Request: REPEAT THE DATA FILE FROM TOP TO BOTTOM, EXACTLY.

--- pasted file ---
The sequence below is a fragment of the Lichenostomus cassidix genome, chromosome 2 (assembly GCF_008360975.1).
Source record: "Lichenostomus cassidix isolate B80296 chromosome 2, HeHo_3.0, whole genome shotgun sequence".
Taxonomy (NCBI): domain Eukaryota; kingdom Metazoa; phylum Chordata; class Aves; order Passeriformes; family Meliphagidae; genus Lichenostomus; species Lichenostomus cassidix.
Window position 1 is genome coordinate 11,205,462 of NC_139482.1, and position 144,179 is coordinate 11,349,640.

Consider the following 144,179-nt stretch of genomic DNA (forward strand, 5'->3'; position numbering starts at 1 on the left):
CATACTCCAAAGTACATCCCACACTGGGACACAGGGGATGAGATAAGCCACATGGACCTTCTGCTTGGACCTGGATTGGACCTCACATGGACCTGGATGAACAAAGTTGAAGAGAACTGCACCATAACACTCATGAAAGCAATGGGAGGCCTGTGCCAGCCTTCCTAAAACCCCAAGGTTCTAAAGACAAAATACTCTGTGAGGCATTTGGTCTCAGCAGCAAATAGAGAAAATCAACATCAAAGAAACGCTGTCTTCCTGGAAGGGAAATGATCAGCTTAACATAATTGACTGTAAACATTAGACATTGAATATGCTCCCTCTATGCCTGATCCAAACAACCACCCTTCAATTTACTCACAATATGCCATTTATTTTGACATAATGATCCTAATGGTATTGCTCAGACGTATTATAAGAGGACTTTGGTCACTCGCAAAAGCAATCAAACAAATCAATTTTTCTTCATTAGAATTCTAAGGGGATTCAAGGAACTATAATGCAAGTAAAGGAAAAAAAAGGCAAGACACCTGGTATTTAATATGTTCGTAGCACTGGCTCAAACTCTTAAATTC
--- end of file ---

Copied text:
The sequence below is a fragment of the Lichenostomus cassidix genome, chromosome 2 (assembly GCF_008360975.1).
Source record: "Lichenostomus cassidix isolate B80296 chromosome 2, HeHo_3.0, whole genome shotgun sequence".
Taxonomy (NCBI): domain Eukaryota; kingdom Metazoa; phylum Chordata; class Aves; order Passeriformes; family Meliphagidae; genus Lichenostomus; species Lichenostomus cassidix.
Window position 1 is genome coordinate 11,205,462 of NC_139482.1, and position 144,179 is coordinate 11,349,640.

Consider the following 144,179-nt stretch of genomic DNA (forward strand, 5'->3'; position numbering starts at 1 on the left):
CATACTCCAAAGTACATCCCACACTGGGACACAGGGGATGAGATAAGCCACATGGACCTTCTGCTTGGACCTGGATTGGACCTCACATGGACCTGGATGAACAAAGTTGAAGAGAACTGCACCATAACACTCATGAAAGCAATGGGAGGCCTGTGCCAGCCTTCCTAAAACCCCAAGGTTCTAAAGACAAAATACTCTGTGAGGCATTTGGTCTCAGCAGCAAATAGAGAAAATCAACATCAAAGAAACGCTGTCTTCCTGGAAGGGAAATGATCAGCTTAACATAATTGACTGTAAACATTAGACATTGAATATGCTCCCTCTATGCCTGATCCAAACAACCACCCTTCAATTTACTCACAATATGCCATTTATTTTGACATAATGATCCTAATGGTATTGCTCAGACGTATTATAAGAGGACTTTGGTCACTCGCAAAAGCAATCAAACAAATCAATTTTTCTTCATTAGAATTCTAAGGGGATTCAAGGAACTATAATGCAAGTAAAGGAAAAAAAAGGCAAGACACCTGGTATTTAATATGTTCGTAGCACTGGCTCAAACTCTTAAATTC